With that all said - yes, I've got some busy days next week.

cheers
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Old 12-06-2009, 09:14   #38
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James,

There are several options in City Island for mooring. The bus to the train will means waiting for the bus, then the train so the trip will def be in 45 min range min. It's the last stop on the train.

City Island IS a fun place and worth a visit. If getting to Manhattan is going to be a reg thing you might just look at New Rochelle which is on the Metro North train line and is only 25 min to Manhattan (lots of trains) - a tad further away (next town east) geographically by shorter by half w/ public transport. You can check scheds by going toMetroNorth online.

NR has several marinas, clubs and boat yards where you could find "parking" and it's a long dinghy ride to City Island. Use something like Active Captain to locate them.
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Old 12-06-2009, 09:23   #39
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Not just them..

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Not everyone thought you'd be able to pull your scheme off in the time frame involved.
To be honest, I had my own doubts, but I've dealt with some fantastic people who have really helped me pull it together, and most of those relationships have started here.
Thanks for your words of encouragement - I have a feeling the next sprint is going to be the toughest part.

cheers
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Old 12-06-2009, 12:39   #40
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James-
" The second thing is from Customs - a cruising permit. " Check carefully, you may be required to leave the US and enter a foreign port, then apply for your permit and re-enter the US from there. That could mean a week or two delay as you exit Florida, clear in elsewhere, and wait to get back. Possibly much longer depending on how long it takes to wait for the permit.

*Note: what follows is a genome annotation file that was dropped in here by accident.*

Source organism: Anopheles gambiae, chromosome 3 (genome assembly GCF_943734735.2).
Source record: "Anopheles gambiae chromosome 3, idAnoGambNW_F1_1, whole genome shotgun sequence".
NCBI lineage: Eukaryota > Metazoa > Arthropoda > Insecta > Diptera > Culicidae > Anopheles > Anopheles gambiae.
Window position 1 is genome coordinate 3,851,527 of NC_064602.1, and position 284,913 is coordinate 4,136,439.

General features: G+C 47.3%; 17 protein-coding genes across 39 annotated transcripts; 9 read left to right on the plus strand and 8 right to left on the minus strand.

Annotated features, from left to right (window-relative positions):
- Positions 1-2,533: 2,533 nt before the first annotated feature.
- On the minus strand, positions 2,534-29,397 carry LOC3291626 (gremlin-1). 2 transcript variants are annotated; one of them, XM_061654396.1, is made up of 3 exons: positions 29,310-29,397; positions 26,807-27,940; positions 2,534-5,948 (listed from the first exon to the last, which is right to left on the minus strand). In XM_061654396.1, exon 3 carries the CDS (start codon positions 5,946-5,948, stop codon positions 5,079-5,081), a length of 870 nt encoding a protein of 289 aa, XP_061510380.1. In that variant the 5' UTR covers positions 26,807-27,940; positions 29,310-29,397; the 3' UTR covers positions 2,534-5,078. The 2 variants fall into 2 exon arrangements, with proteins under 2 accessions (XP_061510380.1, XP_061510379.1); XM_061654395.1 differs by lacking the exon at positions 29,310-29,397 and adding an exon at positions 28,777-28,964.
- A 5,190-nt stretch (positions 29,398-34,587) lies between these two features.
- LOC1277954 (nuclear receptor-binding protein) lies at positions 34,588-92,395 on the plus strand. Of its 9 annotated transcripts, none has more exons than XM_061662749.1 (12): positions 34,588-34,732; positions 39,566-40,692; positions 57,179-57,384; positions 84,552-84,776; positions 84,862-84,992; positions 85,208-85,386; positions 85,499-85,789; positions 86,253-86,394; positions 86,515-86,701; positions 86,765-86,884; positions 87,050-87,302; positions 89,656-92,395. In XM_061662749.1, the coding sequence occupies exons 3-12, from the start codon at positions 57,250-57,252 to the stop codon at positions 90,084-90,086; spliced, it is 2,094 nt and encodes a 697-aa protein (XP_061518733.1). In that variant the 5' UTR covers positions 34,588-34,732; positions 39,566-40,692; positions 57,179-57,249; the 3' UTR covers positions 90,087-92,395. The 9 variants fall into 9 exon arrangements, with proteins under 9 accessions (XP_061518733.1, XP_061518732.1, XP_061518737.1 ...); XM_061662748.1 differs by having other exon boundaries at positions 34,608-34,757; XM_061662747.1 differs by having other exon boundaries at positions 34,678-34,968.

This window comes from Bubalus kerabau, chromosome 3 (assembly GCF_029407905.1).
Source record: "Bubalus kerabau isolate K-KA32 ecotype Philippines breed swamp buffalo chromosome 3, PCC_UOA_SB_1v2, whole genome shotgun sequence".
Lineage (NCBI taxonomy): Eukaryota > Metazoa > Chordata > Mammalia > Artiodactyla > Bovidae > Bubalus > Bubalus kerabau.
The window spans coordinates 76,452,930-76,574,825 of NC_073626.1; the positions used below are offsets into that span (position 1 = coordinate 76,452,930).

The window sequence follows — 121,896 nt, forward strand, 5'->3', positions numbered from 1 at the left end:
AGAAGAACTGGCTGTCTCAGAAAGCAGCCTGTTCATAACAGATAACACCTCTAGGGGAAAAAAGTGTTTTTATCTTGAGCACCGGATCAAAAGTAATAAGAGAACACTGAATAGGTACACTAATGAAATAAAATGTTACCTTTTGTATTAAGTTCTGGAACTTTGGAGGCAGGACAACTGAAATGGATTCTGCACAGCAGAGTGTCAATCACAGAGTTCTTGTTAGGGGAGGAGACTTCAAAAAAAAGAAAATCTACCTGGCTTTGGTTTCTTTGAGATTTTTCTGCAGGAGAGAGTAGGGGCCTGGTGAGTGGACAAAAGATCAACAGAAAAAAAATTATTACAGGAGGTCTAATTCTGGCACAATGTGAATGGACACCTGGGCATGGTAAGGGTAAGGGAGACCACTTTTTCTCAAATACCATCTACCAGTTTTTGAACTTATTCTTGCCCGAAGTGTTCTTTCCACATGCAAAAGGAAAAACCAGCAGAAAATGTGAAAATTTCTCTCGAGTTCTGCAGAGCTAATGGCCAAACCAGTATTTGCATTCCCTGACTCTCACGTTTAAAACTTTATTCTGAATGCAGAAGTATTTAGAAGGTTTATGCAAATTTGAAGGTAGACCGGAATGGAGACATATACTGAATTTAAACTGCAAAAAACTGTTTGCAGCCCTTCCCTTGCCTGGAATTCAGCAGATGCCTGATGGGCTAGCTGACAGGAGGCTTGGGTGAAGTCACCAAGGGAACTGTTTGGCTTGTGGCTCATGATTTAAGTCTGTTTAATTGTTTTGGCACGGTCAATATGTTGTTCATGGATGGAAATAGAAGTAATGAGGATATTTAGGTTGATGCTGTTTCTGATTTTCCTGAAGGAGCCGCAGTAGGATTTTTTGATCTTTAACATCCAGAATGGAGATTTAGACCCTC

City Island can be a PITA for the Manhattan commute. You need to take an express bus (or a city bus then a subway) and pass through some less than ritzy areas in the process. Some of the yacht clubs on CI might give you very good rates for a summer mooring as a visiting foreigner.

The easiest commute to Manhattan would be Liberty Marina, Port Imperiale, or one of the other few on the NJ side opposite Manhattan, one or two stops on the PATH train from midtown or downtown. Not cheap and river traffic makes them rock a bit, but very convenient.

There's Gateway Marina in Brooklyn, inexpensive, sheltered, look to the left of JFK airport on the maps, look left again of Floyd Bennett Field, and Gateway is in that corner. Very casual place, access is by city bus up about a mile to civilization and the NYC subway system, then about 1/2 hour into Manhattan. (All on the same fare.)

On Long Island's north shore there are places in Port Washington (cab or bus or bike to Long Island Railroad, fast trip into Manhattan) or Oyster Bay, a little further out but a fast walk to the same LIRR and then into Manhattan.

I have no idea what the situation will be this summer, usually it is hard to find a place for a boat in NYC but this year, business is bad all over. One of the oldest YC's in Port Washington actually closed up.
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Old 25-01-2012, 02:31   #41
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Doing it again

Just for the record, The Office was sold a year after I left the US for $12k less than I paid for her. Shame the US Peso went from AUD$1 = US$0.83 to AUD$1 = US$1.10 in the time I owned her. I lost more on the exchange rate than the depreciation!

The family have confessed that they are willing to do it again. So now boning up on the Med and boats in Europe. Probably the same gig - buy somewhere in the EU, sail for a year or so and dump it at the end.

Any opinions welcome.
JMB